The most unusual perfumes are ones that have a strongly familiar scent. The sneaky, abstract nature of the human brain often mystifies the identity or the cause for the familiarity of a scent. Yet. it cannot conceal the fact that when it does that, when a new scent has a matching vibration to a significant scent from a different point in space in time – a person might suddenly move to different realm.
True, this does not happen with a flash of blue lightening a-la Quantum Leap. Rather, it happens gradually and gently, like melting through a gauze screen. First – my nose started sniffing ahead of my body, than my heart and lungs were filled with joy, my skin felt a familiar, pleasant shiver, and finally - my eyes became blurry and I sensed that I am no longer in the room (or wherever I was at the moment, it didn’t matter anymore): I suddenly found myself sitting on the mountain above my house in my home village, in a warm, sunny winter day under a bright azure skies, and surrounded by blood-red arbutus trees, striving oaks, velvety sages, Dam Hamacabbim (droplet-of-blood-shaped-blossoms of Helichrysum Sanguineum), and rockroses in full bloom.
That is what happened to me when I spritzed on some 100% Love, expecting chocolate and roses floating on water – and discovered none other than my favourite note of all times. No, it’s not rose. It’s Rockrose. Better known as Labdanum. Labdanum is simply the richest, roundest, most interesting note there is. A perfumer should not be biased, and should love all notes equally. And I do practice this when I design and create my perfumes. But I am also a woman who has her own personal preferences. It’s been well known to me for quite some time, that if I will ever need to pick only one note to wear for the rest of my life, I will choose without a moment of hesitation to grow old with Labdanum. It is many things at once, and I love it’s complexity, richness and depth: resinous, ambery, incensey, earthy, sweet, leathery, dark, sultry and reminiscent of dry blood, and despite the fact that it does NOT come from the pretty, wild-rose-like flowers, which by the way possess very little scent - but rather from the resin that covers the branches, leaves and twigs, boiled in water and than distilled into an absolute.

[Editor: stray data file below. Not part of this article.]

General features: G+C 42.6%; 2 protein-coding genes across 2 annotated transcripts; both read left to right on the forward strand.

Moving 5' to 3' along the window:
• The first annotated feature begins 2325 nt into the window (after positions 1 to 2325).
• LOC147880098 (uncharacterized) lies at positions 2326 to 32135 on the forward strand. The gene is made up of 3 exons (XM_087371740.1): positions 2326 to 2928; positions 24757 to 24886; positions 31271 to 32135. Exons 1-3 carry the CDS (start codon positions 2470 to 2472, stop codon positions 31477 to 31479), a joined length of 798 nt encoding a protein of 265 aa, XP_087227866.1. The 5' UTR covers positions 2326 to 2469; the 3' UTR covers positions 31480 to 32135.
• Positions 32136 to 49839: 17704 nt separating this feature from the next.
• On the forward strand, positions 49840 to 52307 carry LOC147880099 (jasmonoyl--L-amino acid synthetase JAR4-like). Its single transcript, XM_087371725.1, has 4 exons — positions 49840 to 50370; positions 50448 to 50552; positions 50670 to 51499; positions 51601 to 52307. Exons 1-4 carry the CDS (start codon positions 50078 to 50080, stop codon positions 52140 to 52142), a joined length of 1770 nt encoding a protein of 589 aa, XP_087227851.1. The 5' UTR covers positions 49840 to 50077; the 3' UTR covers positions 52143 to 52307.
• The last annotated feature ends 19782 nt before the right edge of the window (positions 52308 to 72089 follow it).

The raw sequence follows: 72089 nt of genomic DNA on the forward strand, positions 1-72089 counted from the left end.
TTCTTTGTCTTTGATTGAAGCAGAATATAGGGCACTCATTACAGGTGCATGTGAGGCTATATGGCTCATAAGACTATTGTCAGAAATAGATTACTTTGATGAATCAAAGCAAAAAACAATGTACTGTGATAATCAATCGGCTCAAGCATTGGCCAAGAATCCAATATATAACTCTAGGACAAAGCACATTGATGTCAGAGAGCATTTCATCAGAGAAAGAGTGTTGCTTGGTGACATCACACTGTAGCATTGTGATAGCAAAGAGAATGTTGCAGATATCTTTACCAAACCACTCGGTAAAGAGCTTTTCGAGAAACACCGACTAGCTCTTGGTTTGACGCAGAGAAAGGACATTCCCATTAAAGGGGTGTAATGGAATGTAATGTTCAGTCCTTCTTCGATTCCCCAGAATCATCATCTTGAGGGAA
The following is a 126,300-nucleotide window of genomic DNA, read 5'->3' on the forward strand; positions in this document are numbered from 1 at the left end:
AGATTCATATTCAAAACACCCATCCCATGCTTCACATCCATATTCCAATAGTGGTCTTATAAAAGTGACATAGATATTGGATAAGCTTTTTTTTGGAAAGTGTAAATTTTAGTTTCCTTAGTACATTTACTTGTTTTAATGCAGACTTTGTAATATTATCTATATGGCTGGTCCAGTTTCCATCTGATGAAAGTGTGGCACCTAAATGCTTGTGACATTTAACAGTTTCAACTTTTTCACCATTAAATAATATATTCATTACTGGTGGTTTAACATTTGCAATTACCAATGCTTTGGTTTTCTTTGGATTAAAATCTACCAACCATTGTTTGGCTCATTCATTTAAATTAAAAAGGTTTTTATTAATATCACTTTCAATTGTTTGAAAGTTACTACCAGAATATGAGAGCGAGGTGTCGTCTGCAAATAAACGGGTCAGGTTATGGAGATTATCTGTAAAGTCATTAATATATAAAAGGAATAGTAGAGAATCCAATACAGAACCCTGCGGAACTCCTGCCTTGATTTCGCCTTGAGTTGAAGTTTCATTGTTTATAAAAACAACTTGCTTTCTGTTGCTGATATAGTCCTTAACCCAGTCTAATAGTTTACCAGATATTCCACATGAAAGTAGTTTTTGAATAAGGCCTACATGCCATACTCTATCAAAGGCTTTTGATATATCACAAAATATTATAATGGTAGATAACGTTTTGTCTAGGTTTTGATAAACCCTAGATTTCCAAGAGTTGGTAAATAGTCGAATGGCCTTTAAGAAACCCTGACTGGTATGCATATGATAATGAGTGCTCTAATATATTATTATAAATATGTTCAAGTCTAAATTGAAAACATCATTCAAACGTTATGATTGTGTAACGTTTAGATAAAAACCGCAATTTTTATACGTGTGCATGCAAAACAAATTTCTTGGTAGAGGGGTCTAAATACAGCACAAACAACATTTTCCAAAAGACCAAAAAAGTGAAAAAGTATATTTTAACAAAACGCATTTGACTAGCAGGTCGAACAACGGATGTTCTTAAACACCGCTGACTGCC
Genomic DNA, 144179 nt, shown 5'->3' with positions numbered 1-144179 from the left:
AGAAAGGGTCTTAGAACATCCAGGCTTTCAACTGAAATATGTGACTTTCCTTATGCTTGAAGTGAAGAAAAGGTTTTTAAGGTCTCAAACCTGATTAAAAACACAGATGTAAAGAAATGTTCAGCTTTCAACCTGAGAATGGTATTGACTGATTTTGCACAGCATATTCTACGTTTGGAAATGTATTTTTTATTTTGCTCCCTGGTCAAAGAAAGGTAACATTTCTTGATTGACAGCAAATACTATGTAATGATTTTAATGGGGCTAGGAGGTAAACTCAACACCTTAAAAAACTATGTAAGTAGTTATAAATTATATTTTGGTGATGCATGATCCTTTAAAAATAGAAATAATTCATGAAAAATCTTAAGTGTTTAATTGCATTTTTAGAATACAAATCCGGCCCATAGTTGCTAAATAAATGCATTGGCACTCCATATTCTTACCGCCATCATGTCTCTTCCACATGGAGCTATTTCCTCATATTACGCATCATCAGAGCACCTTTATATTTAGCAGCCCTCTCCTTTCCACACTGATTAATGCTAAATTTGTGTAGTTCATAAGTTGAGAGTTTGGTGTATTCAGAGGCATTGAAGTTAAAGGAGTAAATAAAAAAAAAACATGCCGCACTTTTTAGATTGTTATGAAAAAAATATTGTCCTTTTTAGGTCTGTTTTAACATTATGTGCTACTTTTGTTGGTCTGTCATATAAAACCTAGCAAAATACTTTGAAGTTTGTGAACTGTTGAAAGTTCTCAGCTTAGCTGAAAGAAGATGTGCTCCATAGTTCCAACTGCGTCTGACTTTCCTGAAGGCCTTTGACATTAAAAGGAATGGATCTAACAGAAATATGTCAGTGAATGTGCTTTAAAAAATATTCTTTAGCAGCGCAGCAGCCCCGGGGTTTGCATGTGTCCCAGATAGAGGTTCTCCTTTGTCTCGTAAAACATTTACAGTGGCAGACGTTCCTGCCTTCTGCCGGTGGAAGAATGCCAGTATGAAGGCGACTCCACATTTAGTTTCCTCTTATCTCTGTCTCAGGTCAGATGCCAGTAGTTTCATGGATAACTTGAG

After a blind date with this unusual beauty (thank you, Victoria!), which was extended into three days now, I am quite in love with…100% Love.
It opens with roses and a backdrop of caramely chocolate – dark but sweet. But very quickly you will realize that neither rose nor chocolate are the real heroes of love here. The labdanum pervades the composition for hours, and since it is such a complex scent, it is perfect that way. After about 6 hours, a lovely, subtle musk note crawls out of its satin bed, with a comfortable sexy yawn, and invites you to join in. If you stay long enough Vetiver may join in as well – a very quiet, dry Vetiver, woody and almost unnoticeable.
If you expected this to be a bouquet of roses (or rather - a bottle of YSL Paris or Bvlgari pour Femme or Tresor) accompanied with a heart-shaped box of fine chocolates, you may be disappointed. This is quite an unusual Sophia Grojsman composition – though it is Grojsman in the sense that it is simple and pared down to the essential elements – while maintaining a bold, sensual and unusual statement. Despite the minimalism in notes, this is a very rich, down to earth, and I believe full of natural essences. The rose smells like rose absolute and rose otto (as opposed to a synthetic rose compound, or, if you will, damanscones). The chocolate smells like the pure cocoa absolute. And I think I already talked enough about the labdanum. The musk at the end is the only synthetic smelling note, and it makes for an interesting underlining accent for the rest of the notes. It’s a perfume – not a bouquet of roses and a box of chocolates. To me, this is Sophia Grojsman at her best.
Heart notes: Rose Absolute, Cocoa absolute, Labdanum
Base notes: Labdanum, Musk, Vetiver